Conclusion: United States Law and Policy on Transitional Justice: Principles, Politics, and Pragmatics
United States Law and Policy on Transitional Justice: Principles, Politics, and Pragmatics (Oxford University Press). 203-14 (Chapter 8), 2016
16 Pages Posted: 22 Aug 2016
Date Written: 2016
This book chapter is the final chapter in the book United States Law and Policy on Transitional Justice: Principles, Politics, and Pragmatics (authored by Zachary D. Kaufman, J.D., Ph.D., and published by Oxford University Press). This concluding chapter summarizes the key findings from this book and assesses which of the two explanatory theories articulated in the book (legalism or prudentialism) better accounts for U.S. policy on transitional justices in the book’s six case studies.
In this book, United States Law and Policy on Transitional Justice: Principles, Politics, and Pragmatics , Dr. Kaufman explores the U.S. government’s support for, or opposition to, certain transitional justice institutions. By first presenting an overview of possible responses to atrocities (such as war crimes tribunals) and then analyzing six historical case studies, Dr. Kaufman evaluates why and how the United States has pursued particular transitional justice options since World War II.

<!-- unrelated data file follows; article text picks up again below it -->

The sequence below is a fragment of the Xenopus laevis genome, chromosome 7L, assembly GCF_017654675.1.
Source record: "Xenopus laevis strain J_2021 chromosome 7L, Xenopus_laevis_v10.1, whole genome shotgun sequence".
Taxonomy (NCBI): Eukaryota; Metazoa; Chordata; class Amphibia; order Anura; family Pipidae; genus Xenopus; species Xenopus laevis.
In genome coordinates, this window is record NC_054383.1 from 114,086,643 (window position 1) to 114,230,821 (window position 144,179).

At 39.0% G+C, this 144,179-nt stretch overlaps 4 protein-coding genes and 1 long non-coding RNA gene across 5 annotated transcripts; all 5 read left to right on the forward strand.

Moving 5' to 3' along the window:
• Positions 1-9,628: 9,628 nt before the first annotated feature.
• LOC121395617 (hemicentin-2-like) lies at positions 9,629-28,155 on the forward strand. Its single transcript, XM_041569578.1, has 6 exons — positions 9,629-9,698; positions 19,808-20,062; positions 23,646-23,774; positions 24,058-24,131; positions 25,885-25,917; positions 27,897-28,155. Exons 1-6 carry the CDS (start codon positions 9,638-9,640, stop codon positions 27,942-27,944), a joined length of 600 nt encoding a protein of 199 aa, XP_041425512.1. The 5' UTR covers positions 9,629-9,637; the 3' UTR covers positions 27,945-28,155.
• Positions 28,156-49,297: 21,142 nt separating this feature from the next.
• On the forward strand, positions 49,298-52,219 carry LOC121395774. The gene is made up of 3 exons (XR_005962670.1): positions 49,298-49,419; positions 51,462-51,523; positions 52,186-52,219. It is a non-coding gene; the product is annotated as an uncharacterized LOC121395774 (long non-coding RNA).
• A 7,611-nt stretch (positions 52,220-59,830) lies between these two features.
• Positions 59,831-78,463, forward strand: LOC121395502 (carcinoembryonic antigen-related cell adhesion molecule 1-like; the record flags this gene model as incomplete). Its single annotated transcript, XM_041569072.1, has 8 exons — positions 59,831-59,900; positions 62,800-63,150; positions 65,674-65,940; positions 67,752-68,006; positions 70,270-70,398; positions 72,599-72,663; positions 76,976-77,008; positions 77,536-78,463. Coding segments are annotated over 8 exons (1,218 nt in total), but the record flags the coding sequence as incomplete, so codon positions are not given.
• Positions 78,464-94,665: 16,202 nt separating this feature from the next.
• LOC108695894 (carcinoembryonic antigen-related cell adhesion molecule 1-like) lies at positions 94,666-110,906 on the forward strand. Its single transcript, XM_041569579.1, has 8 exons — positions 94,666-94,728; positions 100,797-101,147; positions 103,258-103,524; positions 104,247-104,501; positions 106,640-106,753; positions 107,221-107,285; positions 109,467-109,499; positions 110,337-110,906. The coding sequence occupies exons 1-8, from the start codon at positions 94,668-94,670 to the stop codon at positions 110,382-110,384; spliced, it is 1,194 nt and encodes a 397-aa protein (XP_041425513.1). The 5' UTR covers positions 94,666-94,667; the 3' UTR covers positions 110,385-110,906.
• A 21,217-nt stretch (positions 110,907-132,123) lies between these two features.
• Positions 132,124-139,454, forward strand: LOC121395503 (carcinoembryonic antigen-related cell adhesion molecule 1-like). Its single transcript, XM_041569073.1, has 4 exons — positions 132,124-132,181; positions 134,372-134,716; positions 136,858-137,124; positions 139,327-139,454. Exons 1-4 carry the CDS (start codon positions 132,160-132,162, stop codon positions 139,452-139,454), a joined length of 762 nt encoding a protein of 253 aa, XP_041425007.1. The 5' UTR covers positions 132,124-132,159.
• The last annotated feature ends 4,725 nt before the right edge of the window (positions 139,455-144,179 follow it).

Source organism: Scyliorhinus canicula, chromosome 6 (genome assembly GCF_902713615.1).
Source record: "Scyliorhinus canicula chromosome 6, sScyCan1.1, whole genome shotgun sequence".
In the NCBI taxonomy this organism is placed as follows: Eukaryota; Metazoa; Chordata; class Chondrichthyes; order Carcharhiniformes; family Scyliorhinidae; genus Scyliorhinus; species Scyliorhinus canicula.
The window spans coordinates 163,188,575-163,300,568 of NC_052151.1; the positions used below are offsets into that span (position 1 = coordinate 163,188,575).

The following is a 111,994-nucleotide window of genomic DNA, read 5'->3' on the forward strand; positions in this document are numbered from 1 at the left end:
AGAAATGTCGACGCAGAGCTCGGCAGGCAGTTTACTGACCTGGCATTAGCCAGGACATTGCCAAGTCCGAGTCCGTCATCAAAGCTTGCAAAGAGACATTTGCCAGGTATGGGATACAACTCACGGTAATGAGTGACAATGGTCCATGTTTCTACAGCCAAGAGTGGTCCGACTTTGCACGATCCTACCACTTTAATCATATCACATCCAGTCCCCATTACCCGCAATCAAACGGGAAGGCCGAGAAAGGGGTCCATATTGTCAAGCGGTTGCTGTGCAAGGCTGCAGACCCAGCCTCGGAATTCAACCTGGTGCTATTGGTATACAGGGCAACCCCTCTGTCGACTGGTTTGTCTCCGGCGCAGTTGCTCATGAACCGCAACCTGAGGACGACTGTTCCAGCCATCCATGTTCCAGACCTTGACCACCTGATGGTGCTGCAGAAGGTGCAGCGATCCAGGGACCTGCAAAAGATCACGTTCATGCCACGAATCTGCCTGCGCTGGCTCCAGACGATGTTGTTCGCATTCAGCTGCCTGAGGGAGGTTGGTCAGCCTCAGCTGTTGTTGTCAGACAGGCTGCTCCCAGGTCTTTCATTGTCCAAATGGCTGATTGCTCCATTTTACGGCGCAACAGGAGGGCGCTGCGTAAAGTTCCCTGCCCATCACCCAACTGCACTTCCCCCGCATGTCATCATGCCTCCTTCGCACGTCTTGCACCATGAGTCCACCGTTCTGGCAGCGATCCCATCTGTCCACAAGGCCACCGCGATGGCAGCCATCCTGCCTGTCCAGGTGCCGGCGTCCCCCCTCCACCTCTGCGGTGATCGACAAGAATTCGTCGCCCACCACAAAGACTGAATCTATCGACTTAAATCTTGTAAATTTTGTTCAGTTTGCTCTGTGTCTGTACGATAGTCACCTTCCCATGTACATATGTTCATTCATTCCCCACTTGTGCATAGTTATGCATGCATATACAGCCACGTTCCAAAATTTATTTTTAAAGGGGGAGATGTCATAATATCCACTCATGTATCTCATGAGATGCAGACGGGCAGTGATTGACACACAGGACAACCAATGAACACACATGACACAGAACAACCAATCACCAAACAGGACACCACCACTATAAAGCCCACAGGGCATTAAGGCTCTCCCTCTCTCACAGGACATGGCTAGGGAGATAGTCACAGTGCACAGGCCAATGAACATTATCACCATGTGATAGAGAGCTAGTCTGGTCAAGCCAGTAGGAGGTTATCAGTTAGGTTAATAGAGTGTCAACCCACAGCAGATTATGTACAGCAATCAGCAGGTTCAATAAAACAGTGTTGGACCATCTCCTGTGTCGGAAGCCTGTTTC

This book challenges the “legalist” paradigm, which postulates that liberal states pursue war crimes tribunals because their decision-makers hold a principled commitment to the rule of law. Dr. Kaufman develops an alternative theory — “prudentialism” — which contends that any state (liberal or illiberal) may support bona fide war crimes tribunals. More generally, prudentialism proposes that states pursue transitional justice options, not out of strict adherence to certain principles, but as a result of a case-specific balancing of politics, pragmatics, and normative beliefs. Dr. Kaufman tests these two competing theories through the U.S. experience in six contexts: Germany and Japan after World War II, the 1988 bombing of Pan Am flight 103, the 1990-1991 Iraqi offenses against Kuwaitis, the atrocities in the former Yugoslavia in the 1990s, and the 1994 Rwandan genocide.
Dr. Kaufman demonstrates that political and pragmatic factors featured as or more prominently in U.S. transitional justice policy than did U.S. government officials’ normative beliefs. Dr. Kaufman thus concludes that, at least for the United States, prudentialism is superior to legalism as an explanatory theory in transitional justice policy making.
Keywords: Transitional Justice, International Justice, U.S. Foreign Policy, International Law, International Criminal Law, War Crimes Tribunals, International Criminal Court, ICC, Nuremberg Tribunal, IMT, Tokyo Tribunal, IMTFE, Rwanda Tribunal, ICTR, Yugoslav Tribunal, ICTY, War Crimes Prosecutions, Genocide
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